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SXSW Day 2: NYC to ATX party + MoTel Aviv, BlackBells, Deadbeat Darling

Day 2 was the day of honing navigation skills. The Baeblemusic.com Party at the Scoot Inn lined up promising acts that alternated between indoor and outdoor stages. A park-style area was decorated with paper lanterns and framed by two bars and a food cart, and listeners relaxed on tree stumps and patches of grass. Seabear, a sextet from Iceland, melded strings and acoustic guitars into a pleasant and exotic folk rock. Inside, Washington DC’s These United States upped the energy with a Southern rock lilt and grimy Gospel flavor, and back in the sunshine, Australia’s Dappled Cities played avant guarde electro-pop. Off the main drag at the 21st Street Co-Op, a “clothing optional” shindig hosted Austin natives, MoTeL Aviv (pic below), in an abstractly painted dorm common room. I found the city’s friendliest taxi-driver en route to Hyde Park Bar and Grill (South) for The Deli’s second sponsored show, and completed my night with some 6th Street sight-seeing.

The Deli Magazine and CitizenMusic joined forces to educate Austin on some of the best artists from New York at Hyde Park Bar and Grill (South). A spacious restaurant and bar, home to the best French fries around, opened into a patio where a tent housed the live music for the evening. A SXSW suppertime party, the “NYC in ATX Showcase” entertained a group of all-aged diners, families, and rock ‘n rollers with five Big Apple acts, including Blackbells (picture below), New Madrid, The Shake, Deadbeat Darling, and Black Taxi. Blackbells offered guests free EP’s and a superb set after traveling thirty hours straight to Texas. The fiery New Madrid pushed forward with outstanding vivacity, and The Shake’s second evening at Hyde Park resulted in enthusiastic feedback and a new population of fans. The wind picked up and carried Deadbeat Darling’s blissful and stirring reggae-rock throughout venue, and Black Taxi almost blew a fuse with their high-powered instrumentation and charisma. Mission “Rock Austin” accomplished. - Meijin Bruttomesso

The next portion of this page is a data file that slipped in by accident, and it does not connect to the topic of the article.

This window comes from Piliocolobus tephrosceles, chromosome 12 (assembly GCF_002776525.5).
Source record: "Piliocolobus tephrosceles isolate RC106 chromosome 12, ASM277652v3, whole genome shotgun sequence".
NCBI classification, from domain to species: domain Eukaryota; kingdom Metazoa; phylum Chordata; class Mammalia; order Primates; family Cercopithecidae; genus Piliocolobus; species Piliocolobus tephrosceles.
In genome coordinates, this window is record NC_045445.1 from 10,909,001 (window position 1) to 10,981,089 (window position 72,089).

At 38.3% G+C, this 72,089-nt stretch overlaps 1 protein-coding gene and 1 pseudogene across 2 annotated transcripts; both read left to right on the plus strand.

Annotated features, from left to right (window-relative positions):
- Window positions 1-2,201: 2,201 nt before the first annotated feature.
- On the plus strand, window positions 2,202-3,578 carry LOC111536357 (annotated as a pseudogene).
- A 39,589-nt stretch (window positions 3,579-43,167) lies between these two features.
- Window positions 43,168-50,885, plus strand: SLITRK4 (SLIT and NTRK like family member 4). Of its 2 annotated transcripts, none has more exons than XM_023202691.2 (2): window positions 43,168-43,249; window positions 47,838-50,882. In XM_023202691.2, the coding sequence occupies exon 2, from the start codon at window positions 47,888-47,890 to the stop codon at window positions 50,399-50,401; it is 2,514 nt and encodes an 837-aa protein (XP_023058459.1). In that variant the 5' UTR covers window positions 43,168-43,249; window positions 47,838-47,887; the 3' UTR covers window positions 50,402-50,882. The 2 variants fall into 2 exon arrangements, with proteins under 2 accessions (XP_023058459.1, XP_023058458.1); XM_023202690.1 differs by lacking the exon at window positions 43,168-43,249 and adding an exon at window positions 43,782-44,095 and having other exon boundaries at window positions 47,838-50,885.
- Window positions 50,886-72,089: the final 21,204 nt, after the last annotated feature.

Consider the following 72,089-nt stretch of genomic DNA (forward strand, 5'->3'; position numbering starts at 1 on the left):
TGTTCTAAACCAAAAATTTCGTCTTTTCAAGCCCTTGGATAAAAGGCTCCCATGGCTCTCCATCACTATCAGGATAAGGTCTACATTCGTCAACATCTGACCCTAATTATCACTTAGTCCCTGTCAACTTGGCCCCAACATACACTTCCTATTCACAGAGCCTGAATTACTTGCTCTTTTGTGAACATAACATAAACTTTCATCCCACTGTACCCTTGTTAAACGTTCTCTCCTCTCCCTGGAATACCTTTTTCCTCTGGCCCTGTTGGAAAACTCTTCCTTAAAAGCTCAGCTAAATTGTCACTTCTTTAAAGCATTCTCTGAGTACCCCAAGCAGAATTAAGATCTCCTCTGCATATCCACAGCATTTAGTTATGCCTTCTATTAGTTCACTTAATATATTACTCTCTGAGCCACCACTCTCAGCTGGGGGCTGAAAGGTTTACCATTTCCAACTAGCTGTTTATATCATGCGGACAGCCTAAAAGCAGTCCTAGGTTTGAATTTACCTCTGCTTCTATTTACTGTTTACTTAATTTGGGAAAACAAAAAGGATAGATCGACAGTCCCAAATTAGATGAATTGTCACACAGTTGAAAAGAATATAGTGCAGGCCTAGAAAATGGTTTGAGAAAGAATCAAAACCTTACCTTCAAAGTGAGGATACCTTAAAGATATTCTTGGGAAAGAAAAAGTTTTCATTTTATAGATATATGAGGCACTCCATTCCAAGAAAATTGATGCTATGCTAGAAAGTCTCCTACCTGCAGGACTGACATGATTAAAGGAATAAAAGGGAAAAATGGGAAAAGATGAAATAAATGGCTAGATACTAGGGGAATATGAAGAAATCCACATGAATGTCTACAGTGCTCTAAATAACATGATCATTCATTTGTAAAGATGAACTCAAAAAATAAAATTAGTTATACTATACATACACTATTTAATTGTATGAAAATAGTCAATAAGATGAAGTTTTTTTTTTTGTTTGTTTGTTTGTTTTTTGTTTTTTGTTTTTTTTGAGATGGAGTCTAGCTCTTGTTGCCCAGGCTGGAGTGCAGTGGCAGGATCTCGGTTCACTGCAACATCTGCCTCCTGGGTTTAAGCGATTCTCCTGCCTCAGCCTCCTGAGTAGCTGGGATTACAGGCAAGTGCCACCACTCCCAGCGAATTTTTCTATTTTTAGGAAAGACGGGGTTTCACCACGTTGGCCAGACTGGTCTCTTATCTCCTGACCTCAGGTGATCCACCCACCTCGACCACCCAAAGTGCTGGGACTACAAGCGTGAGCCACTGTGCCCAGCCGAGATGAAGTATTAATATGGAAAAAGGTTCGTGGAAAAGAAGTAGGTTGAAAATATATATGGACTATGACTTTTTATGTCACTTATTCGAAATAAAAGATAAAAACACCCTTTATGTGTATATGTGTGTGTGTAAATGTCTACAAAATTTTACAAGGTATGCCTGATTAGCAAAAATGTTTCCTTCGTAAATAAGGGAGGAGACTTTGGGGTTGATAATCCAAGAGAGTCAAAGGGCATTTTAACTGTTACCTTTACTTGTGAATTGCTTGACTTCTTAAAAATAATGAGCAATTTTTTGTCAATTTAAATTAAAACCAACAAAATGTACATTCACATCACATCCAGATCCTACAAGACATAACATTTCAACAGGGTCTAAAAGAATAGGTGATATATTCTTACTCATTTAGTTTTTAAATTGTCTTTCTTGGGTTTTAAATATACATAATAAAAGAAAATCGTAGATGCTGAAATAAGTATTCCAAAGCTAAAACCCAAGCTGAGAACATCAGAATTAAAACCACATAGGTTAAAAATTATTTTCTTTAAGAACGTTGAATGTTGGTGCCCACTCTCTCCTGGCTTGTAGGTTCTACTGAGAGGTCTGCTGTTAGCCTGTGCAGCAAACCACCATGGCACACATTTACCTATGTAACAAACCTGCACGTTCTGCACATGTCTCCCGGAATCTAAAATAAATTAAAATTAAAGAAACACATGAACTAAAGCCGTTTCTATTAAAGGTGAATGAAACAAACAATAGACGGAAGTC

SXSW 1st day: Suckers, Black Taxi, Roky Erickson, Okkefville River